This is the second volume of the series Herpetological Conservation, published by the Society for the Study of Amphibians and Reptiles. Volume 2 is produced in association with the Canadian Amphibian and Reptile Conservation Network. Combined with Volume 1, Amphibians in Decline: Canadian Studies of a Global Problem, these two books present a current view of the status of the Canadian herpetofauna and the difficult issues faced in their conservation. Volume 2 includes 11 chapters, including overviews of the ecology and conservation of the major groups (turtles, marine turtles, lizards, and snakes) and discussions of issues and conservation tools. The book concludes with an appendíx describing the current status of all 46 species of Canadian reptiles, including photographs of most of them.
Chapter 1. Introduction: The Conservation of Reptiles in Canada – Stan A. Orchard 1
Chapter 2. Early Canadian Reptile Studies: Anecdote to Inventory – Francis R. Cook 5
Chapter 3. Life History Implications for Conservation and Monitoring of Lizards in Canada – G. Lawrence Powell and Anthony P. Russell 23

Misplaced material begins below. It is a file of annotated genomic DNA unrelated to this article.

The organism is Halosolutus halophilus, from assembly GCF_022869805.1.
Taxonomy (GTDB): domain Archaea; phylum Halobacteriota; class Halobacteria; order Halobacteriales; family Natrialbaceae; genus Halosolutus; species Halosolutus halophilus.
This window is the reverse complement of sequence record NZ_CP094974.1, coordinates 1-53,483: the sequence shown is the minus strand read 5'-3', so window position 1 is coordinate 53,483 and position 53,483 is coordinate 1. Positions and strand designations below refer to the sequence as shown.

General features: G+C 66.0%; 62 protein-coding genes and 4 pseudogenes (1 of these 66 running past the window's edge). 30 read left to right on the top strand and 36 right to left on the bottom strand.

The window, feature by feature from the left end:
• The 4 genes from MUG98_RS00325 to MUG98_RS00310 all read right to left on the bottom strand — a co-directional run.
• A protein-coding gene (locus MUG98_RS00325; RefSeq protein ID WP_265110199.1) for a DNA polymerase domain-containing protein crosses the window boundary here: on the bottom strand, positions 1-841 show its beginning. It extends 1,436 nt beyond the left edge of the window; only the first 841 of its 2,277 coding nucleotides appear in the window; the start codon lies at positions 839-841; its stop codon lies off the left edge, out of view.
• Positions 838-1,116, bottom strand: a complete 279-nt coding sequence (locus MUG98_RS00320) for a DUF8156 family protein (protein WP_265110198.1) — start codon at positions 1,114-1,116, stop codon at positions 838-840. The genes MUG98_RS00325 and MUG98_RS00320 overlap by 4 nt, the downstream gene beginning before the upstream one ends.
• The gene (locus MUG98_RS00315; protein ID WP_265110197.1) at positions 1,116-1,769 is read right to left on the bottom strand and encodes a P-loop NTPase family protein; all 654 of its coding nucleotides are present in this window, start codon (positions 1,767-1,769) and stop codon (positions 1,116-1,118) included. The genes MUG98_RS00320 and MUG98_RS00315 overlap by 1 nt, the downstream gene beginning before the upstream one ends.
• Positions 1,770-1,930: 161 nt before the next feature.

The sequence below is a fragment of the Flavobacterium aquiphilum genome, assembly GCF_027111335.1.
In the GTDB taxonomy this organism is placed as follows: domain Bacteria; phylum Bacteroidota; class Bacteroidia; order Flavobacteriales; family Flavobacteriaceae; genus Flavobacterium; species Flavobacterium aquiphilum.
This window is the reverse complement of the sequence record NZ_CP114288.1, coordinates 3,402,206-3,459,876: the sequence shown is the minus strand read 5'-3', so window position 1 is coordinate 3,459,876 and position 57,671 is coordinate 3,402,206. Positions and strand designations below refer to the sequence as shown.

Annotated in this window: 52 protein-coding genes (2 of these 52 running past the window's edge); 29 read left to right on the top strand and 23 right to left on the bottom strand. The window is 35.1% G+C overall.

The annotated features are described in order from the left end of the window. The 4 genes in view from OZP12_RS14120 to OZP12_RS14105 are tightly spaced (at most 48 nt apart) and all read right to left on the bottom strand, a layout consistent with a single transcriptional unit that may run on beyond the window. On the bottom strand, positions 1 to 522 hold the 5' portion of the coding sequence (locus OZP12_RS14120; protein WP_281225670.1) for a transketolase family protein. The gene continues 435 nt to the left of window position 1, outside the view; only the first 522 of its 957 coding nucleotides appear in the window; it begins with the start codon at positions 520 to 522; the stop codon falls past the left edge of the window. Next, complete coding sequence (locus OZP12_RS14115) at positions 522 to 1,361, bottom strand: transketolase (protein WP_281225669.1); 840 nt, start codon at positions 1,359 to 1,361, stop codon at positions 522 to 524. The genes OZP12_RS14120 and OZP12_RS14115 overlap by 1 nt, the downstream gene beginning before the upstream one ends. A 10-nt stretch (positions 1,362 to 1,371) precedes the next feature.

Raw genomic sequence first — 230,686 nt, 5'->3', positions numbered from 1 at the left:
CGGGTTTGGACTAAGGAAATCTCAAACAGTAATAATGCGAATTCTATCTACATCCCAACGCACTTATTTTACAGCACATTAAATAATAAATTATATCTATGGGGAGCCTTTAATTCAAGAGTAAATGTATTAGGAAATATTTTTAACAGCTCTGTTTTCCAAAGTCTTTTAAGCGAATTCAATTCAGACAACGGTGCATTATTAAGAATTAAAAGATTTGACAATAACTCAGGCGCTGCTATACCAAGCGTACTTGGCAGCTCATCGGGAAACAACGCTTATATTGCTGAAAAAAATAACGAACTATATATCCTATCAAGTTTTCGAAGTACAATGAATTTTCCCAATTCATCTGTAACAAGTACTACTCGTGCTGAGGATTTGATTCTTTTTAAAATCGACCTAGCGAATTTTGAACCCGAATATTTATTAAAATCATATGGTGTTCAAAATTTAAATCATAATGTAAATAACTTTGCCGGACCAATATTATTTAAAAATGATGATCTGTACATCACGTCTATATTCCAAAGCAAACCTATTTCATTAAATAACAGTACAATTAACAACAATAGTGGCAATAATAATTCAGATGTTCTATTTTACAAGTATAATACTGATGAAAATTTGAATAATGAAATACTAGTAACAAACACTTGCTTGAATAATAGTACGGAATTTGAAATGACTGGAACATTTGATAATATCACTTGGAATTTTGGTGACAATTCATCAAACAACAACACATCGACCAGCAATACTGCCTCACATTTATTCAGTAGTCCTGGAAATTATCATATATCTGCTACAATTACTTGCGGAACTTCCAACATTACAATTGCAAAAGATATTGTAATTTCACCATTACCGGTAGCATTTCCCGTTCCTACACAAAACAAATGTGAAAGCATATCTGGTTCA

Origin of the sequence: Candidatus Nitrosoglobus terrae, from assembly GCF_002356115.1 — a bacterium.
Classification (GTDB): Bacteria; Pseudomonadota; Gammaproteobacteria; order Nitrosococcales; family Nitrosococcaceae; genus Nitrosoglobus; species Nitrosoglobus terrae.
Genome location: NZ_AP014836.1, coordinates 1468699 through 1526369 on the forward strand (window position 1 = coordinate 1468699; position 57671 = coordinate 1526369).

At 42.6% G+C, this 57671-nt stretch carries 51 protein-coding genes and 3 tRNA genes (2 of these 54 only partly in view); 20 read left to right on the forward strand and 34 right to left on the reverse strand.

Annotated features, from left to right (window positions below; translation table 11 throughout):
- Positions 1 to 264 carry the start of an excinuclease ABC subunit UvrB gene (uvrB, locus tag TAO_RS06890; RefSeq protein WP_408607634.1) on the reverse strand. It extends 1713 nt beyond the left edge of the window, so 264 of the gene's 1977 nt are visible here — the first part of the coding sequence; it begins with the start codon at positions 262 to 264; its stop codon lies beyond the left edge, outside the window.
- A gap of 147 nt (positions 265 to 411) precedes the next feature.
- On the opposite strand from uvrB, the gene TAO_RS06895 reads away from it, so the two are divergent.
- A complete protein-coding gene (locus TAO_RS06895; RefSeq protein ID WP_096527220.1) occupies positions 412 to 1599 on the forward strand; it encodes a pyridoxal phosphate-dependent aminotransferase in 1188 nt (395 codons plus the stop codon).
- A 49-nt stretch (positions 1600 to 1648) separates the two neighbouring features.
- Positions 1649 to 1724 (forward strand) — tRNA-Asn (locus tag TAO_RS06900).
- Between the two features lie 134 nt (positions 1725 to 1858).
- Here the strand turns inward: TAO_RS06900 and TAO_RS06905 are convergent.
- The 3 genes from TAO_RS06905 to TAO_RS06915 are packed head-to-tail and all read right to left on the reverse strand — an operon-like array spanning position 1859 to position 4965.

Chapter 4. Biology and Conservation of a Cold-Climate Snake Fauna – Patrick T. Gregory 41
Chapter 5. The Biology, Status and Conservation of Canadian Freshwater Turtles – Ronald J. Brooks 57
Chapter 6. Status and Conservation of Marine Turtles in Canadian Waters – Donald F. McAlpine, Michael C. James, Jon ien and Stan A. Orchard 85
Chapter 7. Application of Genetics to Conservation of Canadian Reptiles – Andrew A. Chek, Kent A. Prior, David A. Galbraith and Stephen C. Lougheed 113
Chapter 8. Health and Disease in Canadian Reptile Populations – Patrick Galois and Martin Ouellet 131
Chapter 9. Traffic Mortality of Reptiles – Jonathan D. Wright 169
Chapter 10. Do Reptiles in Canada Have a Future? An Overview of the Constraints on Conserving Canadian Snakes, Turtles and Lizards – Ronald J. Brooks 183
Chapter 11. A Canadian Reptile Conservation Strategy – Carolyn N. L. Seburn 191
Appendix. Checklist and Status of Canadian Reptiles – Carolyn N. L. Seburn and Ronald J. Brooks, compilers 215
"Canada's reptiles face two primary threats to their continued well-being: humans and cold weather. As for the threat of cold weather, reptiles have evolved and adapted to persíst in the upper half of North American. For the past several thousand years they have successfully taken care of themselves in the face of Canada's climate. But the human threat is new and unrelenting – therein lies the problem faced by reptiles in Canada today."
– J. Whitfield Gibbons, Savannah River Ecology Laboratory (from the Foreword)